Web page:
However, central to a pilgrimage is the journey which the pilgrim must follow. As I’ve noted, modern transport has made very much easier the important journey which makes the pilgrimage. There are however many real modern pilgrims. They are the ones who undertake the journey in the traditional manner, usually on foot but possibly today on a bicycle. The demands of the journey therefore become very evident.  The pilgrimage journey will be hard, keeping going day after day. The pilgrim will become tired, there will be blisters and sunburn. For the medieval pilgrim, the journey would have been dangerous, getting lost was always possible.  There would have been  illness, bandits and wild beasts always threatening, to mention just some ever present realities of the journey. Whatever the motivation, specifically religious or not, the  pilgrim will have to face serious questions about who they are and what is happening in their life. The longest journey is the journey inwards as a mystic once wrote. The exterior discoveries will lead to interior discovery of each person. While the exterior discoveries themselves will be important too.  Indeed, even a simple journey can have a pilgrimage aspect. Driving along the Somme Valley in France, memories of the First World War are everywhere and those lead to reflection about our humanity. The courage of the fallen must be honoured. There are other discoveries too, the medieval pilgrim would have marvelled and been overawed at great buildings like the many Cathedrals on the way, built in an age of faith to the greater glory of God. Cities like Constantinople and Rome would have been far beyond anything they had ever seen or imagined.  Discoveries good and bad have therefore their place in the pilgrimage and journey. Pilgrimage and tourism frequently coincide. A challenge today can be occasions of making tourists become pilgrims. A visitor may come to Faversham as a tourist and leave as a pilgrim.

Pilgrimages are also about community.  Sometimes, like Chaucer’s pilgrims, the group begins the journey together.  At other times, those travelling the same stage day after day will soon know each other and so begin to form community.  They will share together and maybe pray together.  Christianity is always community, being the body of Christ wherever we are.  “Where two or three are gathered, there I am in their midst” as the Lord said.

And so one day finally the destination will appear over the horizon. I remember seeing Glastonbury Tor after a week’s walking, the encouragement to keep going for the final few miles. The approach of the destination will be a moment of excitement, of anticipation. That is then followed by the routines and special events after the moment of arrival. Queuing for hours may be required as well, just as at the moment of writing, many will have queued for hours to file past the coffin of Queen Elizabeth II in Westminster Hall. Honouring her and her Christian faith this time has its pilgrimage element as well.  Arrival at the sacred spot where I began this reflection may also soon become an anti-climax as the sense of accomplishment declines.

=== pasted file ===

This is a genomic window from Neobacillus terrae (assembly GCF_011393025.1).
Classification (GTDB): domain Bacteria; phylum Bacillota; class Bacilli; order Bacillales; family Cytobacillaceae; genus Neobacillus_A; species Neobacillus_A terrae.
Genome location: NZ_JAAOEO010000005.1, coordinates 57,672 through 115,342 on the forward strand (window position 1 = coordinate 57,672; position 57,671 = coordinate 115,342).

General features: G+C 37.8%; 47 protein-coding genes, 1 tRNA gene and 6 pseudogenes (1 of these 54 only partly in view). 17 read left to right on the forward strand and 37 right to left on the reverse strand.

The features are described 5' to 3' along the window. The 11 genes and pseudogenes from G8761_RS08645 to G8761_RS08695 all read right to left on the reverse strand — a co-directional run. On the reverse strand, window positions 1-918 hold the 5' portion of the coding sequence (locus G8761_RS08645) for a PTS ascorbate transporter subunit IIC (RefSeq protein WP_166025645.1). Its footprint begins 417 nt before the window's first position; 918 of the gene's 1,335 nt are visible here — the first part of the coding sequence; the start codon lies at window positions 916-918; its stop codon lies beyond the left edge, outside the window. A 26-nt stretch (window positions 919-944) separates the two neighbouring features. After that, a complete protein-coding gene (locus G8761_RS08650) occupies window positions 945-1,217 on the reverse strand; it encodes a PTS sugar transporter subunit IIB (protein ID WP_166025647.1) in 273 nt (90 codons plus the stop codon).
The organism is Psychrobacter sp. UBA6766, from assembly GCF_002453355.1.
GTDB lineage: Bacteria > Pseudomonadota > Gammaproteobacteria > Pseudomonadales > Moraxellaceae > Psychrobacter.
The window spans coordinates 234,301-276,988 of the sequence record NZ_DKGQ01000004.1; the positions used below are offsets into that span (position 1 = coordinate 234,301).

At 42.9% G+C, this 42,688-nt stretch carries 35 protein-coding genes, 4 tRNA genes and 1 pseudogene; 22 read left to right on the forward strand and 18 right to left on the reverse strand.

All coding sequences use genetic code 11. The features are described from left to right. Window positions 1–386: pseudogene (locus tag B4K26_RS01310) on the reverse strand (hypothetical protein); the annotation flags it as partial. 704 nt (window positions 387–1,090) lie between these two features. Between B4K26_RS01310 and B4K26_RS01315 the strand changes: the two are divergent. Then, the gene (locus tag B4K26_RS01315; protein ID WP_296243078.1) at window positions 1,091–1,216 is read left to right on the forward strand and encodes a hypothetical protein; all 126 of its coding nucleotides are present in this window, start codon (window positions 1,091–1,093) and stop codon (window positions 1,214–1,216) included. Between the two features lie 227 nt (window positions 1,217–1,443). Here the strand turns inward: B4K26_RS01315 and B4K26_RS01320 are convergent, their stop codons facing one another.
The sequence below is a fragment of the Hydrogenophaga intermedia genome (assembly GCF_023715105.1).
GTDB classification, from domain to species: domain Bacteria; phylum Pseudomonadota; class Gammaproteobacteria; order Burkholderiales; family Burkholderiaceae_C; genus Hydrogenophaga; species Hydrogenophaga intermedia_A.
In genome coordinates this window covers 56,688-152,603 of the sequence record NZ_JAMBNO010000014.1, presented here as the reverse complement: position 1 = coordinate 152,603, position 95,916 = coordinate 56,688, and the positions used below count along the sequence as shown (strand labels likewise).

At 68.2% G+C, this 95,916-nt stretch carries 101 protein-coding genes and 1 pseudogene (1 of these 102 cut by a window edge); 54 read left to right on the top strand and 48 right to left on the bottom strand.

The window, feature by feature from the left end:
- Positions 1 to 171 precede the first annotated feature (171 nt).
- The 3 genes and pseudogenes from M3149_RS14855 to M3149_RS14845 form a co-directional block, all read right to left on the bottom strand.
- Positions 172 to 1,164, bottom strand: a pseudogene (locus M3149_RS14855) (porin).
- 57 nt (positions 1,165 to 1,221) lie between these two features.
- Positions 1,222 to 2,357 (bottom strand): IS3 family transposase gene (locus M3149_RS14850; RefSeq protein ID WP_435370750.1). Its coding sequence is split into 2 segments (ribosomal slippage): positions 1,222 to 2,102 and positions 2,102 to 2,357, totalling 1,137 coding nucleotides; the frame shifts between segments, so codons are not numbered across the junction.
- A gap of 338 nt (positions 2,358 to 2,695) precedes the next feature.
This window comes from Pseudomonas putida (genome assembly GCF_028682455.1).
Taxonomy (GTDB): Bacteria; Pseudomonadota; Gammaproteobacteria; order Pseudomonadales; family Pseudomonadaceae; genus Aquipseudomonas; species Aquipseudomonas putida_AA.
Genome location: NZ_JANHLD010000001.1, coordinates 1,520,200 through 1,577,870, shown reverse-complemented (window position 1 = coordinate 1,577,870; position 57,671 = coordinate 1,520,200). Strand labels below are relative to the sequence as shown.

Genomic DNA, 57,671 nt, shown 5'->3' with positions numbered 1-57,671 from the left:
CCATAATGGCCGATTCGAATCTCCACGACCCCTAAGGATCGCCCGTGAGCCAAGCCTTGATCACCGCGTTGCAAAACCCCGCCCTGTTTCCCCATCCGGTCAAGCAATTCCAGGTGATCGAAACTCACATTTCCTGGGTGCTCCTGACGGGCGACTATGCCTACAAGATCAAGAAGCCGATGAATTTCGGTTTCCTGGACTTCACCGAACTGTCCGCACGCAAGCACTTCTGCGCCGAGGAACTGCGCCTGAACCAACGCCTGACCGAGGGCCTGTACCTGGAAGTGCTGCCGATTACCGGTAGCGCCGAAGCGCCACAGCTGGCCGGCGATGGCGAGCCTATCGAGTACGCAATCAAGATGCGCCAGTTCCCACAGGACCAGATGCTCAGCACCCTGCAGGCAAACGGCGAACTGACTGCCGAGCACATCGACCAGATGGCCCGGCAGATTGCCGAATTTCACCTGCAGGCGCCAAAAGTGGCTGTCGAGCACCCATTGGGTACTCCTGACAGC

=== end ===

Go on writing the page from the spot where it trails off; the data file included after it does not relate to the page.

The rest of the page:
Yet for pilgrimages in this world, there will be the return home.  For the ancient pilgrim that meant returning the way they had come. Someone could spend nine months on the way to Jerusalem and back with just three weeks in the Holy City itself.  How many today, I wonder, go back as they came instead of taking modern transport.  Going home will be a different experience, as we may know from walks which are there and back.  There will be a wide variety of emotions, very different to those on the way out.  Finally though, the pilgrim comes home again when the experiences of the pilgrimage can be shared and help others in their pilgrimage through life itself.

In the end, all our pilgrimages form for all of us the one-way route to the heavenly Jerusalem.  It was the intention of the early Carmelites to remain in the earthly Jerusalem.  Their pilgrimage to the heavenly Jerusalem led however, in other directions. As Christians we pilgrimage under the guidance and protection of those who have gone before us on their own pilgrimage and are now saints.  We too will one day join them in Mount Zion, the heavenly Jerusalem, the city of the living God.  Then we will all be saints among the saints in the halls of heaven.

This reflection was originally published in the 2022 Guild Magazine